Australia a step closer to ending HIV transmission with PBS listing of prevention drug

Paul Hayes

21/03/2018 11:59:13 AM

The HIV-prevention pill PrEP will now be more financially accessible to people at risk of HIV transmission after officially being added to the Pharmaceutical Benefits Scheme.

PrEP patients will pay a maximum of $39.50 per prescription, with concessional patients paying $6.40. (Image: AP)
PrEP patients will pay a maximum of $39.50 per prescription, with concessional patients paying $6.40. (Image: AP)

‘PrEP [pre-exposure prophylaxis] is a medical innovation that will save Australian lives and the decision to list it is one of the most significant advancements in HIV transmission Australia has ever seen,’ Federal Health Minister Greg Hunt said. ‘It puts Australia in reach of being one of the first countries in the world to end the transmission of HIV.
‘The $180 million listing means up to 32,000 patients each year will pay a maximum of only $39.50 per script, with concessional patients paying just $6.40. Without subsidy, patients would pay $2496 per year for this medicine.
‘Access to PrEP will not only benefit gay and bisexual men but will also drive down rates of HIV in Aboriginal and Torres Strait Islander peoples, migrant communities and other population groups which have seen increased transmission rates over recent years.’
The Pharmaceutical Benefits Advisory Committee approved PrEP for listing on the Pharmaceutical Benefits Scheme (PBS) in February. The once-daily pill, which is said to be 99% effective in preventing HIV transmission, will be available on the PBS from 1 April.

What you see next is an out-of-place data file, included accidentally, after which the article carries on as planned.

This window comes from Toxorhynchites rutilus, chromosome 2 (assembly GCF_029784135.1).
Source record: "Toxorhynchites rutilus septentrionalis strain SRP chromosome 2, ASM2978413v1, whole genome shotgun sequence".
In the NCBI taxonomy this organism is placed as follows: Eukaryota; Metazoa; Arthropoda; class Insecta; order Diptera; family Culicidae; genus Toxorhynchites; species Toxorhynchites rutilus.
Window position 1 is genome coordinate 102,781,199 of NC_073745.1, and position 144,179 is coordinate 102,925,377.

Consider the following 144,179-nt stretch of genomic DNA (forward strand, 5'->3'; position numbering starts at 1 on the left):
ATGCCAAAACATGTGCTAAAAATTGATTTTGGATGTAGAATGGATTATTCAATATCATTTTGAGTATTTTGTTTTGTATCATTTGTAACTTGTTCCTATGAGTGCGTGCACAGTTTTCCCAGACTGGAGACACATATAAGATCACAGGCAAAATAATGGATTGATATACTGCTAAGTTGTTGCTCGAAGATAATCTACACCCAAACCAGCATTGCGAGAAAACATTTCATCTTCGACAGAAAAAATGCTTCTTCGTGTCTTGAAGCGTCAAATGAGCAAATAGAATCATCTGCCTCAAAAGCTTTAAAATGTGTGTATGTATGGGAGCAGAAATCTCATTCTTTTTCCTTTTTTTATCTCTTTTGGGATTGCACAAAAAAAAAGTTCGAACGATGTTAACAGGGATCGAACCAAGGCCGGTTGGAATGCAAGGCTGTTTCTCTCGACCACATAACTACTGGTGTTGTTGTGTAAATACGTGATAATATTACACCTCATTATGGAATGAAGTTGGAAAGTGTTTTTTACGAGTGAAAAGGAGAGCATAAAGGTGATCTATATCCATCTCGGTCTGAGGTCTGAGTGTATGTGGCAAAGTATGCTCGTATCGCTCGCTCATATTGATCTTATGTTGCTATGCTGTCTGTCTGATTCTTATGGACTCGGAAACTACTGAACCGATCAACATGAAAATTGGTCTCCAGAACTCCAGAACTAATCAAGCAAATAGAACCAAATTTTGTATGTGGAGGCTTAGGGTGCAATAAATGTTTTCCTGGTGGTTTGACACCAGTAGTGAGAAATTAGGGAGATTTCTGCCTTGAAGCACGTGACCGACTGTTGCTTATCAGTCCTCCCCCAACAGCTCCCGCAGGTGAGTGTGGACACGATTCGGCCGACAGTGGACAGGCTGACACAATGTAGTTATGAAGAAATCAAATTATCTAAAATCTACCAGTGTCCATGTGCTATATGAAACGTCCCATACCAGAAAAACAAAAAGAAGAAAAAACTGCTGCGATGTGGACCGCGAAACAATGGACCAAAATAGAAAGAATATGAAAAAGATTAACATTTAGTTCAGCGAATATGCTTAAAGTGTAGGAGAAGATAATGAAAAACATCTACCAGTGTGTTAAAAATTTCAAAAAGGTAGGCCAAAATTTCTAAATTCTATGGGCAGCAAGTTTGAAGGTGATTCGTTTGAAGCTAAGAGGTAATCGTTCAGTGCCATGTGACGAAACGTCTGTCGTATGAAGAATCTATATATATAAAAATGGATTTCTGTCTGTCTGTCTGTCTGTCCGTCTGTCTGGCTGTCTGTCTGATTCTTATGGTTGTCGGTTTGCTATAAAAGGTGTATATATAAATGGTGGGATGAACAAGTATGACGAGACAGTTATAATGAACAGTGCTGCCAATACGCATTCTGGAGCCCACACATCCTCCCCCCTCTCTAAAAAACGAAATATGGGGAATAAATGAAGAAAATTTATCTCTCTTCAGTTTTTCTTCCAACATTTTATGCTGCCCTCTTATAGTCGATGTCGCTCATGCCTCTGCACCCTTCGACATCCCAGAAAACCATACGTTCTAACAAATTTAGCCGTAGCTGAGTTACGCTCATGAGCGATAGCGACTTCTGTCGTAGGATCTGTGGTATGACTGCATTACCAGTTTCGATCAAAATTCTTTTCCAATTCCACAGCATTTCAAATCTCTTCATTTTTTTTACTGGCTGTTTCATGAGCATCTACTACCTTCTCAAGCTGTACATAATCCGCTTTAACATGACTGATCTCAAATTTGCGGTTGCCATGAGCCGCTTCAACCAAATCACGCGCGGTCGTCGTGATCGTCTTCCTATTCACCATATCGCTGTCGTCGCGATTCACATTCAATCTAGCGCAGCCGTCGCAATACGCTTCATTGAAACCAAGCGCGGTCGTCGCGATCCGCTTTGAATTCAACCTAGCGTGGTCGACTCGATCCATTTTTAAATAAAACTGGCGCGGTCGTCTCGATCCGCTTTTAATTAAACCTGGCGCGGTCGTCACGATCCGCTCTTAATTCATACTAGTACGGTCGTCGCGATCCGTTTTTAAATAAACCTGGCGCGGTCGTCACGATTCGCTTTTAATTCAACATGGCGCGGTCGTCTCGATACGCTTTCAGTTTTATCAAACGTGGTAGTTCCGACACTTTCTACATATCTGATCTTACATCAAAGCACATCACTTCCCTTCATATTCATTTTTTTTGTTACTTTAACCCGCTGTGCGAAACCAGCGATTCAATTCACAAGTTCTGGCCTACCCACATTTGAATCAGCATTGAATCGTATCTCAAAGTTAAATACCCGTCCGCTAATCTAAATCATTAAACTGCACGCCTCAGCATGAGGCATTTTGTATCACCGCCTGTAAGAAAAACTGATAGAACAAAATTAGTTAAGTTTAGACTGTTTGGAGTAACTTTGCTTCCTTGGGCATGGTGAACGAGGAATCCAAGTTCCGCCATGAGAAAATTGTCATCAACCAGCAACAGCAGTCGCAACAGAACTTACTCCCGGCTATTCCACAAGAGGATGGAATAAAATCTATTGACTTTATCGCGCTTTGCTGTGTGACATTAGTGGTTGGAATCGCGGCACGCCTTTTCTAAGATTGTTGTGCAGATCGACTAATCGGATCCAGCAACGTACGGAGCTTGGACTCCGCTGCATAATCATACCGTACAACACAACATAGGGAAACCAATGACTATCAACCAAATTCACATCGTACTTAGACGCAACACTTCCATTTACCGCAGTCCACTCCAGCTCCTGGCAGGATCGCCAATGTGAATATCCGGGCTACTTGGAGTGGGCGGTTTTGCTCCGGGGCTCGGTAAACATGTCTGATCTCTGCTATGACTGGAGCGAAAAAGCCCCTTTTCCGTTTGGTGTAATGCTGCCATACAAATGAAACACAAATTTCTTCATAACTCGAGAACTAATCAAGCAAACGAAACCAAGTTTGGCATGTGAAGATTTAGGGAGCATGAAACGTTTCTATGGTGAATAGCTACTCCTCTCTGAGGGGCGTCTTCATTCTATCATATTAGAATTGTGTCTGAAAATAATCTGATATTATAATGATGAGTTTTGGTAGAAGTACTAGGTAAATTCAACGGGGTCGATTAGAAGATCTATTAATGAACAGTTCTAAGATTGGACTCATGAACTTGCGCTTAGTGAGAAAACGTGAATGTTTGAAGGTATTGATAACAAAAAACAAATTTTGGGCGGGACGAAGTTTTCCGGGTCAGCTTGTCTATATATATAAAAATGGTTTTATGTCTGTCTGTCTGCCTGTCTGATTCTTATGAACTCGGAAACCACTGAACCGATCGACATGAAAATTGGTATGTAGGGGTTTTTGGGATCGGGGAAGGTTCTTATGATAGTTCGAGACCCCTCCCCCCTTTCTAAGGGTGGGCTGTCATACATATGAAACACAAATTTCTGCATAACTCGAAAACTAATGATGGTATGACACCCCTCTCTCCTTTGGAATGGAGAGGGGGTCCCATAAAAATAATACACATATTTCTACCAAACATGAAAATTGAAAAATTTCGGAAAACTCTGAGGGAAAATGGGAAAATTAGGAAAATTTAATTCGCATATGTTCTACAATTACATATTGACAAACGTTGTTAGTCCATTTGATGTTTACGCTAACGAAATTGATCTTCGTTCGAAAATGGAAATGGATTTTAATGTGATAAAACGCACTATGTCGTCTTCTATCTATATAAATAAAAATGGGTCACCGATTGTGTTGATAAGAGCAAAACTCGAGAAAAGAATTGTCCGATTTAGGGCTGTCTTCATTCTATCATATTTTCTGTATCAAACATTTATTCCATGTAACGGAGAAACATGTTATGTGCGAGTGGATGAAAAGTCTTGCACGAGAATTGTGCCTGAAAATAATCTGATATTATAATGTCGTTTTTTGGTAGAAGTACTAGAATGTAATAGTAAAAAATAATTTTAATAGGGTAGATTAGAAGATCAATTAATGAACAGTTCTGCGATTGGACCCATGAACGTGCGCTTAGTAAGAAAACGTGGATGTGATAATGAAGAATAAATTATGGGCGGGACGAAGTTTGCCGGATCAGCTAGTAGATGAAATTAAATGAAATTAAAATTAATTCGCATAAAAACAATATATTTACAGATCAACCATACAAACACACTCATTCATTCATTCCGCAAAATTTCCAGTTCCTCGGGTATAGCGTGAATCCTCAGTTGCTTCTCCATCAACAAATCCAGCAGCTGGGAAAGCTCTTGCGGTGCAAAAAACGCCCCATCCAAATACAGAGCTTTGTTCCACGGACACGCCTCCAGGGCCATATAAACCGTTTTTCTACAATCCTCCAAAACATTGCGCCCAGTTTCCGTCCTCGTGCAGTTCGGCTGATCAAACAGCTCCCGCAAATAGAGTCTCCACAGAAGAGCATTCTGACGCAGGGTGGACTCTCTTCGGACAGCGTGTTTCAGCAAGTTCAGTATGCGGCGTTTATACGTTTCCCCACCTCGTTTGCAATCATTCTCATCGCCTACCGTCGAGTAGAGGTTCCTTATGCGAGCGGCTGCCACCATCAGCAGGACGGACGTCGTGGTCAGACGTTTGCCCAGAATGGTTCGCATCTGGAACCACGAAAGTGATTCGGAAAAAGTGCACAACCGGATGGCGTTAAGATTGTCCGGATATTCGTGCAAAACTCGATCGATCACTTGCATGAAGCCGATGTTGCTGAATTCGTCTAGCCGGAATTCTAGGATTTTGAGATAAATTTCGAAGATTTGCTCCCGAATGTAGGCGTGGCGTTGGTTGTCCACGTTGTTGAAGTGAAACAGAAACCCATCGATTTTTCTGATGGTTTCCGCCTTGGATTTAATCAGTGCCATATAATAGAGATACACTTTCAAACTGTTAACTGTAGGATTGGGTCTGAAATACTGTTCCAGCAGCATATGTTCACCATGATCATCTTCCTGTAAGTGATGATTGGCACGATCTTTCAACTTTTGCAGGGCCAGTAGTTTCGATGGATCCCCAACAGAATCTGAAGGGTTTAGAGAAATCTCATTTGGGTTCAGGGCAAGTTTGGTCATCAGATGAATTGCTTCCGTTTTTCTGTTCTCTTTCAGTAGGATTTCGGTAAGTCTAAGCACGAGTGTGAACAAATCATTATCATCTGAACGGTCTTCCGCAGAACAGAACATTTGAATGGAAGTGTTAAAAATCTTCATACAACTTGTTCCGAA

‘Having PrEP available at an affordable price through the PBS is a huge advance,’ Darryl O’Donnell, Chief Executive of the Australian Federation of AIDS Organisations, said. ‘This will drive a substantial reduction in transmission and allow us to turbo-charge the Australian HIV response.
‘This announcement continues Australian leadership on HIV, with Australia having been the first country in the world to commit to a goal of virtually eliminating HIV transmission, by 2020.’
GP and sexual health advocate Dr George Forgan-Smith told newsGP in February that access to PrEP will allow men who have sex with men to retain control over their own sexual health.
‘You have to think of it from the perspective of a gay man who has lived with 30 years of fear. Thirty years of fear of HIV, where we have been told – we have been lectured to – that nothing but condoms is the only way to protect your health,’ he said.
‘Condom usage still puts a lot of trust between the sexual partners. PrEP means that you are in control of your serostatus. If you know that you took the tablet in the morning, you will know that you are protected whether the condom goes on or not in the evening.
‘So that gives people a sense of control, which I think is fantastic.’

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Therese Ryan   23/03/2018 10:29:37 AM

It would be beneficial to follow up this article with information about where GPs may access education about PreP prescribing and monitoring of patients.

Natalia Rode   23/03/2018 12:02:34 PM

Hi Therese, ASHM has produced some good education around PrEP which you might find helpful:

Danielle McMullen   4/04/2018 7:55:25 AM

The wording in the subheading/caption and throughout the article is a bit misleading - patients will pay $39.50 per script, not per year.

newsGP   4/04/2018 9:10:15 AM

Thanks, Danielle. We have amended the text to more clearly state that patients will pay $39.50 per prescription. Thank you.